• A similar phenomenon may occur in other processes including short circuit processes, such as Short-by-Short as described in U.S. Pat. No. 6,326,591 (marketed as RMD by Miller Electric Mfg. Co.), where the transfer of welding wire 52 is controlled. Different phases of a controlled process may be included in a spatter generation calculation. That is, as described above, monitored signals may show signs that indicate a spatter generating event has occurred. For example, during one period of a controlled wave shape spatter is generated and during a different period no spatter is generated, even though very similar signals are produced. Thus, the association of possible spatter generating events to the actual state of the material transfer may be included in the determination of the amount of spatter generated.
  • Likewise, starting and/or stopping welding processes may have unique characteristics. For example, when starting a welding process the base material may be cold, the welding wire 52 may be cold, the welding wire 52 may touch a solid plate instead of a molten puddle, and so forth. Therefore, different analysis of monitored signals may be used to more accurately report spatter generation.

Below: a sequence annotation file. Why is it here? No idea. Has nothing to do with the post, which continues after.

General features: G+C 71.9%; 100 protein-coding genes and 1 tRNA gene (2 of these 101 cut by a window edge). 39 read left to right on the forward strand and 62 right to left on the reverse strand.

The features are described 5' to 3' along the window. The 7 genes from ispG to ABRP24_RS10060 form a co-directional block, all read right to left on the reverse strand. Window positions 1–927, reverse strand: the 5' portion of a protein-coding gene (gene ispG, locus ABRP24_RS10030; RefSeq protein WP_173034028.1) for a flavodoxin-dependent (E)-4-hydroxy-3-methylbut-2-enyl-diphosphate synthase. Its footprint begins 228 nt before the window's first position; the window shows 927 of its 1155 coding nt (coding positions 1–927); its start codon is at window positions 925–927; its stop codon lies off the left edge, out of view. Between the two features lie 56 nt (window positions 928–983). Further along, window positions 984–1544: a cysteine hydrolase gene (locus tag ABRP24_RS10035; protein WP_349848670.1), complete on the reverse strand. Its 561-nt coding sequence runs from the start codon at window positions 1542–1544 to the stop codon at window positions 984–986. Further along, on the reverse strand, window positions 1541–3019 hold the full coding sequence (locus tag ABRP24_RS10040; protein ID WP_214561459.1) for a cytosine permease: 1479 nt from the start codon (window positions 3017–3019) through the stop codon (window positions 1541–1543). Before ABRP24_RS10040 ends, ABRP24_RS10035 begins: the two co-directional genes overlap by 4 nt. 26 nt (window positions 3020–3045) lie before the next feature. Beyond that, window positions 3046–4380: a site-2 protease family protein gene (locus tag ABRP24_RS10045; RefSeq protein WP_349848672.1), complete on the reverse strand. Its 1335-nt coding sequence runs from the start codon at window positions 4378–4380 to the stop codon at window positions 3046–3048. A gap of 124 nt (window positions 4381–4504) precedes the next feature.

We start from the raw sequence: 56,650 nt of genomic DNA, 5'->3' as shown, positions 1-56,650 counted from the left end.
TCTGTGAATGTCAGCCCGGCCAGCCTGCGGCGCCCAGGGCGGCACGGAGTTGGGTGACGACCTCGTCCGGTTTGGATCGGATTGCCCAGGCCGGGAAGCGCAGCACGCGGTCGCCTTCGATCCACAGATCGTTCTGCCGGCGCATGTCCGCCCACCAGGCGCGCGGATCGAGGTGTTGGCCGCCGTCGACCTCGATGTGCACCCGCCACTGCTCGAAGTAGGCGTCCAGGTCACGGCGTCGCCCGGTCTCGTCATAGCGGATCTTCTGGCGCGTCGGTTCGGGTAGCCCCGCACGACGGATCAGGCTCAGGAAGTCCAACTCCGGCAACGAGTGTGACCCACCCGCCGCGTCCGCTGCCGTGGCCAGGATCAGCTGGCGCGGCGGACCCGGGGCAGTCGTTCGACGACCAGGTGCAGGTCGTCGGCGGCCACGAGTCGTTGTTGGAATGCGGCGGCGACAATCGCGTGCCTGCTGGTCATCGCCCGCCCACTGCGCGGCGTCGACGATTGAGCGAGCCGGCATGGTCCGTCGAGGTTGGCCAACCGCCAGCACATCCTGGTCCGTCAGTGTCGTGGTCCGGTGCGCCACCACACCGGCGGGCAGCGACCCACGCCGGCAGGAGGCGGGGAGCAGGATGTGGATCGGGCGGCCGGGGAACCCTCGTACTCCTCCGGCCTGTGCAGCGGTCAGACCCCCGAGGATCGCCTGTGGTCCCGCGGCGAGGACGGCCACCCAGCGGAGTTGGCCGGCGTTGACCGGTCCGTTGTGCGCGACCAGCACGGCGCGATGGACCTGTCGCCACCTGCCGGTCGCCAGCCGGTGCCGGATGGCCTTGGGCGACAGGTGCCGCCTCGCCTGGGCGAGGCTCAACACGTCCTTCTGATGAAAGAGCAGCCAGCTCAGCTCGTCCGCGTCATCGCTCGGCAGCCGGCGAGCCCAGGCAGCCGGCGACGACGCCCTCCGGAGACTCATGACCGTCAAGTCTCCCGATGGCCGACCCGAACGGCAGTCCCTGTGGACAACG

• As will be appreciated, an arc flare event is a condition that may be described as a sudden increase in arc length which may result in a significant spatter generator. An arc flare may occur immediately following a short circuit or anytime during a welding process. An arc flare is similar to an arc outage, accordingly, a section of welding wire 52 may be expelled from a torch 58 and be considered spatter. However, unlike an arc outage an arc flare event does not extinguish the arc. In contrast, during an arc flare, the arc remains lit with current still flowing. In the present embodiment, a voltage flare detection threshold (VFLARE THRESHOLD) may be set to a level equal to the following formula: VFLARE THRESHOLD=Voltage Command+(Sampled Current*K), where K is a constant. The constant K may be different for various wire types and/or sizes. Once the arc voltage exceeds the VFLARE THRESHOLD, the average spatter severity level may be increased at a predetermined rate until either a short circuit is detected or the sampled voltage falls below a predetermined level. Using such a method allows a spatter generating event not associated with the clearing of a short circuit to be detected.